Our Production Director Jamie Firth discusses his Edinburgh experiences, and why he has set up “Fringe Festival Support” in an effort to make the Festival an even better place. Some details may be misremembered, but you’ll get the gist.
In 2007 I did my first Edinburgh show. I hadn’t ever been to the fringe before, so it seemed the safest ploy to take an only vaguely known half-monologue/half-singing one-man show, performed with a rock band.
To fit with the norm it ran 1 hour 40 minutes, starting at near midnight at a venue no-one could find. To avoid any press coverage we did only half the festival run and, obviously, refused to publicise it in any shape or form, save for reluctantly doing 20min a day on the Royal Mile looking unenthusiastic.
Now, the Edinburgh VETERANS among you may have spotted that *some* of these decisions were… SUB OPTIMAL. And you wily buggers would be bang on the money – I was an absolute tool. Put simply, I had absolutely no clue what I was doing.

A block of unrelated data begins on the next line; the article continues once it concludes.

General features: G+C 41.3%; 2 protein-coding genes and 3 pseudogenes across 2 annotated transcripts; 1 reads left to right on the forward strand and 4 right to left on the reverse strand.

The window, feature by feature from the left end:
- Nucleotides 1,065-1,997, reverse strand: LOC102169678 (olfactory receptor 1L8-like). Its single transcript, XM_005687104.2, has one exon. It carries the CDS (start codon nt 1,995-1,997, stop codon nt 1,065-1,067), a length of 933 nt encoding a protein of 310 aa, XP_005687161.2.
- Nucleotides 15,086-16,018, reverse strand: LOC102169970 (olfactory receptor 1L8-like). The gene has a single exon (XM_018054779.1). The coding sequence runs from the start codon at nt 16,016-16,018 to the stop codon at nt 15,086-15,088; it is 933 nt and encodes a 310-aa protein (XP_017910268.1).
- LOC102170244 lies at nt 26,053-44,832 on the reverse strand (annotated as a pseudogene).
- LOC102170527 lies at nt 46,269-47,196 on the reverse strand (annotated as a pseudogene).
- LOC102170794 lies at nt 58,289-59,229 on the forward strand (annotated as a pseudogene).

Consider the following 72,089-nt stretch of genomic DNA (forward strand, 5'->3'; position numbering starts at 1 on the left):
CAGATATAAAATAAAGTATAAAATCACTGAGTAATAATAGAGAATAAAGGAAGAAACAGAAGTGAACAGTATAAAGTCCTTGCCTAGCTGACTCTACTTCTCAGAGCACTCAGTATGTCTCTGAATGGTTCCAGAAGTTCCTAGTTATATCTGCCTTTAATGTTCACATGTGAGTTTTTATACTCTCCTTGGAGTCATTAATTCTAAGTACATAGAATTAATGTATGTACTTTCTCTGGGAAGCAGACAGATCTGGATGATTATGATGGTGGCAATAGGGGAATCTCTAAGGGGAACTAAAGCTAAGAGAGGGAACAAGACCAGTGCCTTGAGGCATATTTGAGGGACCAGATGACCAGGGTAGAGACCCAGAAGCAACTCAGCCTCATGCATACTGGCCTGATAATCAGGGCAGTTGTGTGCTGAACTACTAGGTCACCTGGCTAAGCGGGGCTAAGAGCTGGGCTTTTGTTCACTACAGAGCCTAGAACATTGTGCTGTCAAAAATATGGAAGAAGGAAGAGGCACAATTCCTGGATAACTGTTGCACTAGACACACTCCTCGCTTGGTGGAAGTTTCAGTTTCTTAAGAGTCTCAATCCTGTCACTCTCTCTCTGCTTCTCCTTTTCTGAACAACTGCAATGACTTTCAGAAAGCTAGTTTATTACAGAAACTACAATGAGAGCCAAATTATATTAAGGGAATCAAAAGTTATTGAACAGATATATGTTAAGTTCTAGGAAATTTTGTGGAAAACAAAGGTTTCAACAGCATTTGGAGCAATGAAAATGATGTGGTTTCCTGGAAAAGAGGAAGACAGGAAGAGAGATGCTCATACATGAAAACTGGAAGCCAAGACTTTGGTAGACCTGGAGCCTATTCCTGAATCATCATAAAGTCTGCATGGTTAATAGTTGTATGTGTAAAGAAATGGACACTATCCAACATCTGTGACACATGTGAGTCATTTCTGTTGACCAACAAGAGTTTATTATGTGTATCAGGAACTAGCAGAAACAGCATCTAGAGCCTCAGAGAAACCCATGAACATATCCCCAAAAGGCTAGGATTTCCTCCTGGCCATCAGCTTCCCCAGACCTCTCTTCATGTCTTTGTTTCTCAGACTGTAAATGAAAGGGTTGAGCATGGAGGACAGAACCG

Incredibly, with all the mighty sum total of my ignorance working against us, all of these things failed to scupper us. We got crowds from somewhere, people liked it, we just about broke even and everybody had a great time.
But, TWIST, everybody but me.
Yes, surrounded by friends offering love and support, and with all my stupid decisions inexplicably coming up Milhouse, I was an absolute wreck of a human being. I'm normally a confident, outgoing, FUN GUY, but, wracked with nerves, convinced that everyone could see that I was an imposter, undeserving of being there, I just felt sick. I just felt with nerves all of the time. I could barely sleep, barely eat, barely smile. For 2 hours a night, I loved every second of doing the show: I was so proud of it and I thought it was really good. But in between shows I was a wreck for the rest of the time: utterly horrible to be with and no Festival fun whatsoever. I saw only two other shows the entire time we were there.